Veg-i-Trade Horticultural Safety Management System diagnostic instrument training event
November 16th and 17th 2011
Ghent, Gelgium
Organised by Wageningen University and in collaboration with the Ghent University
The HSMS-DI is constructed based on the principles behind an already existing diagnostic instrument, aimed at assessing performance of Food Safety Management Systems of processing industries for animal derived products such as meat and dairy products. This tool was developed in the frame of FP6 EU project Pathogen Combat and is still on line available via The instrument encompasses a systematic analysis of core control and assurance activities which are addressed in the company specific system and it includes an assessment of the levels at which these control and assurance activities are executed via self-assessment.
For more information, please contact Liesbeth Jacxsens,
WP3 leader Veg-i-Trade at Ghent University :
++ 32 9 264 60 85
Control activities aim at keeping product properties, production processes, and human processes between certain acceptable tolerances, whereas the objective of assurance activities is to control the system and to provide evidence and confidence to stakeholders about meeting the set requirements (Luning et al., 2008; 2009). Moreover, the instrument includes an assessment of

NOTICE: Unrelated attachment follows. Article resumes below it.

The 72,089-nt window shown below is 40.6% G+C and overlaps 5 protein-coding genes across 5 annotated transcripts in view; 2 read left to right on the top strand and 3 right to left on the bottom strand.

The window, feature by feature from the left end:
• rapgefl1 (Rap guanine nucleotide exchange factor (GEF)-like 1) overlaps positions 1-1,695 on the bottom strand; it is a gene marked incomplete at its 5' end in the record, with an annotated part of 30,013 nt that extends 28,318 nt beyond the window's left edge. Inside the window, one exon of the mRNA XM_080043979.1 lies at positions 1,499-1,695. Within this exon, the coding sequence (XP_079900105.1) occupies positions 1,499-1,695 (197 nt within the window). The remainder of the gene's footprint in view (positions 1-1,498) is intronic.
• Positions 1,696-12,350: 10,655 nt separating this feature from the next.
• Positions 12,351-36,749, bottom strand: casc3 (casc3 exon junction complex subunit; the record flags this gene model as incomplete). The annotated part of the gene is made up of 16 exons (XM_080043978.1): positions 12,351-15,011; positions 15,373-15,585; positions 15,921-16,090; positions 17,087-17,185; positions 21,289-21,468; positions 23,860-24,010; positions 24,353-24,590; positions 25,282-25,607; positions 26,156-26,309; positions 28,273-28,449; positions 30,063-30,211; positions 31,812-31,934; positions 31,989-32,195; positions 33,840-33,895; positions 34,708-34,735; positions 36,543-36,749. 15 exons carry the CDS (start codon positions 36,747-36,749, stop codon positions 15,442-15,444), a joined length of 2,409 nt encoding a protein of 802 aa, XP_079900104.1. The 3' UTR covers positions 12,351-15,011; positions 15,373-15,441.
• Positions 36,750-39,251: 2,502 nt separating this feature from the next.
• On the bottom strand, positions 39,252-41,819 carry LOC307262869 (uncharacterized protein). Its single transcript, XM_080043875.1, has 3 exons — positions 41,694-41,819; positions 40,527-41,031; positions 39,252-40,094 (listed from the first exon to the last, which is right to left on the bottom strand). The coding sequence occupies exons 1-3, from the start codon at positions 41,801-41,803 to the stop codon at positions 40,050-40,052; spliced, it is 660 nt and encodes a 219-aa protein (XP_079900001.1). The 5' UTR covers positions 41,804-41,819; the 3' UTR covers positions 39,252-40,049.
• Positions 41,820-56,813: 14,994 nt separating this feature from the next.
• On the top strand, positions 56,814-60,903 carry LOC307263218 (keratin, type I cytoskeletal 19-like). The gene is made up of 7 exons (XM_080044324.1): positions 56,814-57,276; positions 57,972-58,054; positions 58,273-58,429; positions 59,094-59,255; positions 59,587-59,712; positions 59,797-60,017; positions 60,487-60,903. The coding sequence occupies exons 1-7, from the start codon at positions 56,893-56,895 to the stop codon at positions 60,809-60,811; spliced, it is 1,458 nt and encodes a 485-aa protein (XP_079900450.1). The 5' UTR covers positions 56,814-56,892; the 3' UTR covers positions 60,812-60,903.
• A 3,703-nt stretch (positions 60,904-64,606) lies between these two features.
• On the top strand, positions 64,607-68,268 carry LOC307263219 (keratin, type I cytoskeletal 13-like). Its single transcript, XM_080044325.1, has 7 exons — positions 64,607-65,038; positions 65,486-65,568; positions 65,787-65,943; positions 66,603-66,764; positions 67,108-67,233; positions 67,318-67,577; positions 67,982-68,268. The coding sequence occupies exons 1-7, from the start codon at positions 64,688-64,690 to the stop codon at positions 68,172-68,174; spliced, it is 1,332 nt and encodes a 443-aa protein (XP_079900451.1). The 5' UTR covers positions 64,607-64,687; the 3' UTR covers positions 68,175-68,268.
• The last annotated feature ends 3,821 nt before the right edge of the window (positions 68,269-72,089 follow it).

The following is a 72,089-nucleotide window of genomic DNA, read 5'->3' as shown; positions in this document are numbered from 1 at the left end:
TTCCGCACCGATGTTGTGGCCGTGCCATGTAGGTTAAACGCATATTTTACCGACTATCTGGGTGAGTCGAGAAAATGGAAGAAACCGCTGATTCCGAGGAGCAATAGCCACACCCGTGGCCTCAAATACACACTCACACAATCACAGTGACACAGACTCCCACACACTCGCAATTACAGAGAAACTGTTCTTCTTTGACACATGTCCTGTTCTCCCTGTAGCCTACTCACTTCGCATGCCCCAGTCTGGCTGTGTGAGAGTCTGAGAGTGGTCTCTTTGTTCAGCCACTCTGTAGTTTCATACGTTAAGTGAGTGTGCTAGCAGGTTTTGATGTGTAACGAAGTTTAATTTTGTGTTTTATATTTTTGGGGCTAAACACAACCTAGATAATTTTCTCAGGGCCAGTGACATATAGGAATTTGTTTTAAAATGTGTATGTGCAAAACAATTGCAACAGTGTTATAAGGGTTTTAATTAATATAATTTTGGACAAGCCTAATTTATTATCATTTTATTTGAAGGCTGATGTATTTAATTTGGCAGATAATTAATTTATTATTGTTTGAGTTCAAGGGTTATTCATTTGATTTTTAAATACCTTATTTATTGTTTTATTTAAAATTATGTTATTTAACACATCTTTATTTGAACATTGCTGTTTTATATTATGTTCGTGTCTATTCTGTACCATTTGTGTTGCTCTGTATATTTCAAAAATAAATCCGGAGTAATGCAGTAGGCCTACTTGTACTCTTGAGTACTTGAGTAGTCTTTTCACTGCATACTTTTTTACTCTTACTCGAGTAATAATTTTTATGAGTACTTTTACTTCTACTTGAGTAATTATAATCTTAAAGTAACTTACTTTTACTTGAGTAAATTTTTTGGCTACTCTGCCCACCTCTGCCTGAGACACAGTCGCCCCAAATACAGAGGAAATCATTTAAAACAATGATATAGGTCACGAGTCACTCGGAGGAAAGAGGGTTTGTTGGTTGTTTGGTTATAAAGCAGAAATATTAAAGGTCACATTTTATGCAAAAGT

the riskiness of the contextual situation wherein the FSMS has to operate in view of the decision making activities (Luning et al., 2010), and a diagnosis of the food safety output of the system (Jacxsens et al., 2010).

The concept behind the diagnosis is as follows:
if the system needs to operate in a high risk context then advanced activities are required to result in a predictable and controllable food safety output, whereas in a low-risk context more simple systems are expected to be sufficient for realising a good food safety output as well
Riskiness is used as the general criteria to differentiate the context factors in three levels. The context is defined as more risky when there is more ambiguity, uncertainty, and vulnerability due to the typical context characteristics. This assumption is because food safety management situations are ambiguous due to the dynamic and complex mechanisms in food and human systems, combined with a lack of understanding of these mechanisms (Luning and Marcelis, 2006). Second, decision-makers are often confronted with uncertainty due to a clear need for information combined with insufficient information systems (Luning & Marcelis, 2006, 2007). Third, when actually decisions are made vulnerability comes in as a complicating aspect. Further on, different levels for control and assurance activities are defined, as well as for the food safety output of the HSMS. The advanced level of FSMS activities is typified by being based on scientific knowledge, adequate information, systematic methods, procedural-driven, and independent positions (Luning et al., 2008, 2009). The good performance of the food safety output is referring to systematic evaluation of the HSMS using specific criteria and having no food safety problems (Jacxsens et al., 2010).